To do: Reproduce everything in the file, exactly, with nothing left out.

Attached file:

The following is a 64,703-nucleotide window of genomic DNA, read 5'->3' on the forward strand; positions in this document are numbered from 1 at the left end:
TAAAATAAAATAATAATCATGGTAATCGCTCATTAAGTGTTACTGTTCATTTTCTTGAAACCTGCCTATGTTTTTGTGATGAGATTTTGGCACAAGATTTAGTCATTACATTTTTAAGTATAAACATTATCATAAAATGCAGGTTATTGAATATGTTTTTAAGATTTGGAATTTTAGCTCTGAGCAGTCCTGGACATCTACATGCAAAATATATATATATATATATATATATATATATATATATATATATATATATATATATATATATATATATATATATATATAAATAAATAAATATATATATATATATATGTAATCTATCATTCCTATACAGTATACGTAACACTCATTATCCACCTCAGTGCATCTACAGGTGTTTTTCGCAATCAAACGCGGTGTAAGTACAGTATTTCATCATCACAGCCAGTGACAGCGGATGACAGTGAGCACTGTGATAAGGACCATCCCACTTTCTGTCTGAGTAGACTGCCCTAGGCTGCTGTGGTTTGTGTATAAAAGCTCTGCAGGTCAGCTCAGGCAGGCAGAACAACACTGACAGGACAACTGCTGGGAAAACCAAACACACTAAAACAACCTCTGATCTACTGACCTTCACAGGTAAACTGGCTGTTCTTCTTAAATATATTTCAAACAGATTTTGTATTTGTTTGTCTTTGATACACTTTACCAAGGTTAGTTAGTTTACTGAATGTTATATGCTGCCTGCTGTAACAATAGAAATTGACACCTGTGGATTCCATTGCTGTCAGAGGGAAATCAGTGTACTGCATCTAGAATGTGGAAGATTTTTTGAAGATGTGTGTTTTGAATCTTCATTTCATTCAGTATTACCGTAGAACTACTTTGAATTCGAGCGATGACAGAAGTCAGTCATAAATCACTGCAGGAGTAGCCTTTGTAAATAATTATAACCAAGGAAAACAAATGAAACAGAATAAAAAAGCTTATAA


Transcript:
The following is a 64,703-nucleotide window of genomic DNA, read 5'->3' on the forward strand; positions in this document are numbered from 1 at the left end:
TAAAATAAAATAATAATCATGGTAATCGCTCATTAAGTGTTACTGTTCATTTTCTTGAAACCTGCCTATGTTTTTGTGATGAGATTTTGGCACAAGATTTAGTCATTACATTTTTAAGTATAAACATTATCATAAAATGCAGGTTATTGAATATGTTTTTAAGATTTGGAATTTTAGCTCTGAGCAGTCCTGGACATCTACATGCAAAATATATATATATATATATATATATATATATATATATATATATATATATATATATATATATATATATATATATATATAAATAAATAAATATATATATATATATATGTAATCTATCATTCCTATACAGTATACGTAACACTCATTATCCACCTCAGTGCATCTACAGGTGTTTTTCGCAATCAAACGCGGTGTAAGTACAGTATTTCATCATCACAGCCAGTGACAGCGGATGACAGTGAGCACTGTGATAAGGACCATCCCACTTTCTGTCTGAGTAGACTGCCCTAGGCTGCTGTGGTTTGTGTATAAAAGCTCTGCAGGTCAGCTCAGGCAGGCAGAACAACACTGACAGGACAACTGCTGGGAAAACCAAACACACTAAAACAACCTCTGATCTACTGACCTTCACAGGTAAACTGGCTGTTCTTCTTAAATATATTTCAAACAGATTTTGTATTTGTTTGTCTTTGATACACTTTACCAAGGTTAGTTAGTTTACTGAATGTTATATGCTGCCTGCTGTAACAATAGAAATTGACACCTGTGGATTCCATTGCTGTCAGAGGGAAATCAGTGTACTGCATCTAGAATGTGGAAGATTTTTTGAAGATGTGTGTTTTGAATCTTCATTTCATTCAGTATTACCGTAGAACTACTTTGAATTCGAGCGATGACAGAAGTCAGTCATAAATCACTGCAGGAGTAGCCTTTGTAAATAATTATAACCAAGGAAAACAAATGAAACAGAATAAAAAAGCTTATAA